Originally published March 2010

There's no doubt Kenny Bernstein's professionalism carried drag racing to the next level in the 1980s and beyond.

It's hard to picture it now because he's been so big for so long, but even Kenny Bernstein was once a little guy like everybody else. He worked on the car, rode in the truck with the rest of the team, and once drove a truck by himself from Texas to Puyallup, Wash., to race, not knowing who was going to be there to help unload the car when he got there.

"Prudhomme, Force – probably anybody you can think of – started out that way," Bernstein said. "People see what we have today and presume everything was handed to us. Trust me, it wasn't. Almost all of us had nothing when we started except a love for the sport."

Ever heard the one about how Bernstein got his original Budweiser deal by towing his car to Budweiser's St. Louis headquarters and unloading it in the parking lot for employees to see on their way to work? It's true.

It was 1979, and the Cajun Nationals had just been rained out. By the time Bernstein returned to Baton Rouge, La., for the rain date, the seed had been planted for a relationship that would grow to be the longest continuous sponsorship in the history of motorsports.

"I guess today it would be called a display, but I didn't know what a display was back then," Bernstein said. "I figured my only hope was to show the people at Budweiser that I wasn't trying to get somebody to pay for my hobby. I'd already spent plenty of my own money, and I wanted them to see that this could really be something big."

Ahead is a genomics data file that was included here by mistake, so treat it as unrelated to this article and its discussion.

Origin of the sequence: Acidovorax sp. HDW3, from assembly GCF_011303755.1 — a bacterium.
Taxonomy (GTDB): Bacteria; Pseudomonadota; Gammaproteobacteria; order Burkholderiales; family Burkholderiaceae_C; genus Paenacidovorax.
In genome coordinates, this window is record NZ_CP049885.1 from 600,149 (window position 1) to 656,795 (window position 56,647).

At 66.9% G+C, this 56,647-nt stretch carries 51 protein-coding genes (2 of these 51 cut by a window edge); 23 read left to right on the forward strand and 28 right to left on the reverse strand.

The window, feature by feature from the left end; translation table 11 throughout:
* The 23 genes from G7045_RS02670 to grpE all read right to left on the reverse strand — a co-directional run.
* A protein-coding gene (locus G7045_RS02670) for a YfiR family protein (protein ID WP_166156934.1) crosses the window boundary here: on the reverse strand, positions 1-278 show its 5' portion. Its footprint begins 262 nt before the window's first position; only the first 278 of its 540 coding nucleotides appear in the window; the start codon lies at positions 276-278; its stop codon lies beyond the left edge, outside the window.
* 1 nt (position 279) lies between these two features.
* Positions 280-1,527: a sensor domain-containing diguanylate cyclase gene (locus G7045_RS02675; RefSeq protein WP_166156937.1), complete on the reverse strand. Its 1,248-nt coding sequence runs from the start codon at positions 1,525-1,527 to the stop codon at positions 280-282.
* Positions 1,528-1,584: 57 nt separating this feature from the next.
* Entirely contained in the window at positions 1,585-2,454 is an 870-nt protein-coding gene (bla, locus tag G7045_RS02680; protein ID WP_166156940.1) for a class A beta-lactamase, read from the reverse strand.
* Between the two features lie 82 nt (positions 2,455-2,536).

Just before this 1979 National DRAGSTER photo was to be snapped, Bob Glidden, the reigning Pro Stock champion, switched places with Bernstein placing him in the middle of the photo from the 1979 NHRA Cajun Nationals winner's circle. Glidden knew this was Bernstein's first win and the postage label on the National DRAGSTER would have covered the first time winner.

Bernstein would eventually win the IHRA Funny Car championship that year, but until then, his only claim to fame had been a final-round appearance six years earlier at the NHRA Winternationals. In the 1960s, he was just another Top Fuel driver from Texas. By the early '70s, he had landed a ride Ray Alley's Engine Masters Dodge Charger Funny Car.

Driving that car at the 1973 Winternationals, the future six-time NHRA world champ upset number 1 qualifier Butch Maas, eventual Springnationals winner Dave Beebe, and builder Al Bergler, running mid-7s at barely 200 mph under horrible conditions. In the final, Bernstein smoked the tires and lost to Don Schumacher, who claimed what would be the last win of his career.

Schumacher was out of racing by 1974 and stayed out until son Tony Schumacher's Top Fuel career began in 1996. Bernstein was gone by the end of 1973, determined not to race again until he could afford to do it with his own equipment. He spent the mid-'70s building a chain restaurants called The Chelsea Street Pub with fellow racer Randy Pumphrey, and by 1978, there were 13 of them and Bernstein had the wherewithal to reenter the sport.